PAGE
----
Central Iowa Software Symposium
Jul 30 - Aug 1, 2010 - Des Moines, IA
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David teaches and coaches the adoption and improvement of agility as a delivery tool. His work includes helping companies of all sizes all over the world. Sometimes he is pairing with developers and testers, while other times he is helping to invent, evolve and plan the delivery of all types of products and projects. David also spends a great deal of time helping leaders at all levels find ways to pragmatically use agility to foster innovation.
Prior to working as a full time coach, David spent years building software in a variety of domains: digital audio, digital biometrics, medical, financial, retail, and education to name a few. David now leads DevJam, a company composed of agile collaborators. As mentors and practitioners, DevJam focuses on agility as a tool to help people and companies improve their software production skills. DevJam provides seasoned leaders that strive to pragmatically match technology, people, and processes to create better and cooler products in competitive cycles.
Along with teaching and coaching, David participates in conferences around the world. He is the recipient of the Agile Alliance, 2009 Gordon Pask Award. David continuously contributes to books and various publications.
For coaching information, presentations, and more, visit www.devjam.com
Design tends to mean one thing to developers and another thing to designers. The later group are product designers and are not aware of the structure of the code.
The hipsters in the agile community are trying to blend product design into the process of coding and delivering software. This session discusses what to do after your agility is flowing, or post agilism: imagine you using agile methods successfully, what's next?
Starting with the state of state of agile methods today, we will discuss ways to incorporate discovery and design into the delivery vehicle provided by agile practices. You will find this session an excellent forum to discuss "what's next?" in a post agilist world.
What stops you from delivering to your customers and what truly prevents incremental learning in your project community? How much of it lies in coding issues? Do you even need to write code to learn where to go or how to get there?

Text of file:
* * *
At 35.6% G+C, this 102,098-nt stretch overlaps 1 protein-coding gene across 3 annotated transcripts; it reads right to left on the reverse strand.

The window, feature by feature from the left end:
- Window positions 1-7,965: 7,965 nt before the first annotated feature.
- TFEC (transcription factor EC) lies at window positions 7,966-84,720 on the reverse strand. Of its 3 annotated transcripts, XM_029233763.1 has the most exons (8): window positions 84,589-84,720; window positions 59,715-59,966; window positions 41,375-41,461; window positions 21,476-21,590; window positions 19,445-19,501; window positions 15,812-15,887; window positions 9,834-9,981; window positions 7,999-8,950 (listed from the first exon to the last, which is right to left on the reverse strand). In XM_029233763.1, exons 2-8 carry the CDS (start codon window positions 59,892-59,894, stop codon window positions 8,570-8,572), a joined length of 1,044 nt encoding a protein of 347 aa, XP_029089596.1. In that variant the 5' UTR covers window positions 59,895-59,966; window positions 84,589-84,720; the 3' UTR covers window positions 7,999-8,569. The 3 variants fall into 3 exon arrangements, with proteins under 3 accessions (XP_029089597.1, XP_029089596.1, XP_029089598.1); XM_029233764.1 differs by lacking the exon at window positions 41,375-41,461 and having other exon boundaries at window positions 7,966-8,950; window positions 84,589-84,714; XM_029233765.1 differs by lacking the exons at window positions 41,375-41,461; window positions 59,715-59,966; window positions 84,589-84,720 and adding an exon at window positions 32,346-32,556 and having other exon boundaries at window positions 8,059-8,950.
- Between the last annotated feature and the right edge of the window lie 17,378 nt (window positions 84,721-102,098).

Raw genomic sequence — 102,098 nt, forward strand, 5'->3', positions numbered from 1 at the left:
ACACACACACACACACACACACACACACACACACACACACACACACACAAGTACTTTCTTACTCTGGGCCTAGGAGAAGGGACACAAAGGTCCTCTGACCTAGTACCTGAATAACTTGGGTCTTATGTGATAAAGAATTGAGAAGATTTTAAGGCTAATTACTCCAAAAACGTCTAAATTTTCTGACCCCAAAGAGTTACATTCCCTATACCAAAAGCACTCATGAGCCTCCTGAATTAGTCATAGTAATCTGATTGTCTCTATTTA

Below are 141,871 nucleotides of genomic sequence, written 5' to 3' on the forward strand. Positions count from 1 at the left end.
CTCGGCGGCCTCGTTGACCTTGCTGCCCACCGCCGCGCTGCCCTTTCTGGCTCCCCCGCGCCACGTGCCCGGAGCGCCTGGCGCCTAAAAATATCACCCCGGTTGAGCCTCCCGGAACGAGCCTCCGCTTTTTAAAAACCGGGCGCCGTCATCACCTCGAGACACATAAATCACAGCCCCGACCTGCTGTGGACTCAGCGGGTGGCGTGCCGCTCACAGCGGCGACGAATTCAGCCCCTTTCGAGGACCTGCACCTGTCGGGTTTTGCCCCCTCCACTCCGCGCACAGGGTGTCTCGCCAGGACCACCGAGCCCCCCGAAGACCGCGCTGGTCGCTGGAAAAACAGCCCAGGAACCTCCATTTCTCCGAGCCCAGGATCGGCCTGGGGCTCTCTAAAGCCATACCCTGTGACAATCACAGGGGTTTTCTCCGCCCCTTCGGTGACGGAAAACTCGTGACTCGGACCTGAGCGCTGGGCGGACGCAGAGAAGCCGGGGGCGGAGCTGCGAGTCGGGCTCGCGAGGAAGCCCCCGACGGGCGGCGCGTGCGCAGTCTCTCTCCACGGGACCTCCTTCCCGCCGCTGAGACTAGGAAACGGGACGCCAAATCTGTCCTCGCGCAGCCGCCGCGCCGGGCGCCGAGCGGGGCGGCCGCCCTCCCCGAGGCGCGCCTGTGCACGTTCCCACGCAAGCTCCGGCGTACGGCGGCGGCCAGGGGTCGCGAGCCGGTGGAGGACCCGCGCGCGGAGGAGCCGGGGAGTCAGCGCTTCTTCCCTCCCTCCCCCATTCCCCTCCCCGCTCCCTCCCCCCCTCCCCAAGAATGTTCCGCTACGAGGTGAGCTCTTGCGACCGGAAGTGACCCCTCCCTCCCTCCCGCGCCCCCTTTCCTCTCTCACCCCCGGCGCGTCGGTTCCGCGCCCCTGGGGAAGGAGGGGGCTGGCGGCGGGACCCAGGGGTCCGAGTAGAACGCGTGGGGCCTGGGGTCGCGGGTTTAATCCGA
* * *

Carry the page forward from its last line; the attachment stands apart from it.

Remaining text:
For many companies, being agile means producing working code from an iteration. While working code is a measure of progress, and provides a tool to validate success, it is not always your best investment. Your best investment lies in combining 1) what helps you learn about your product and your market and 2) what you need to do to deliver it, and what is constraining either of these.
Using ideas taken from successful agilists, Theory of Constraints and the Lean Start up Community, this session will challenge you to think about what truly stops you from producing what is valuable when.
Will we use techniques that examine delivery and development constraints that start at product ideation and end with real user feedback? Along the way, we will discuss how agile methods can help and hurt your ability to build the do the right thing at the right time.
Many people simplistically apply agile recipes, assuming a one size fits all approach. This may lead to naive use beliefs like collocation breeds instant success. While sitting together always helps, it does not mean that people spontaneously collaborate to create sustainable value.
Instead of approaching agile methods like a recipe, this session will teach you to design agility that is a useful tool for your project community. We will cover practice selection ideas, tools for creating healthy development eco-systems and product discover tools. If you would like to improve the stickiness of your agility, stop in learn a pile of techniques to use before holding your first planning session.
Imagine you want to use agile methods and you’re looking for ideas from introduction to iteration, this is the path we will take. We start by will examining ideas for selecting which practices will improve your existing strengths and address your existing issues. From there, we will walk through growing product and customer knowledge, creating a collaborative work area and two levels of planning: planning to discover and planning to deliver.
If you want to introduce meaningful agility in your company, real change takes more than a few certification courses or one successful pilot project. Process that produces tangible results sticks while dogmatic preaching is short lived. If you are planning to grow agility that helps you produce better products and better code in meaningful timeframes, stop in and learn how to succeed and how to avoid common failures.
The session provides answers to both why and how to coach. We will cover: 1) what successful coaches do, 2) who has the skills for the job, and 3) what is takes to move from success on one project to larger organic growth of real agility. Combining presentation, critical questioning, and small group exercise, we will practically dig into the skills needed and the challenges faced while trying to truly grow lasting agility within an organization.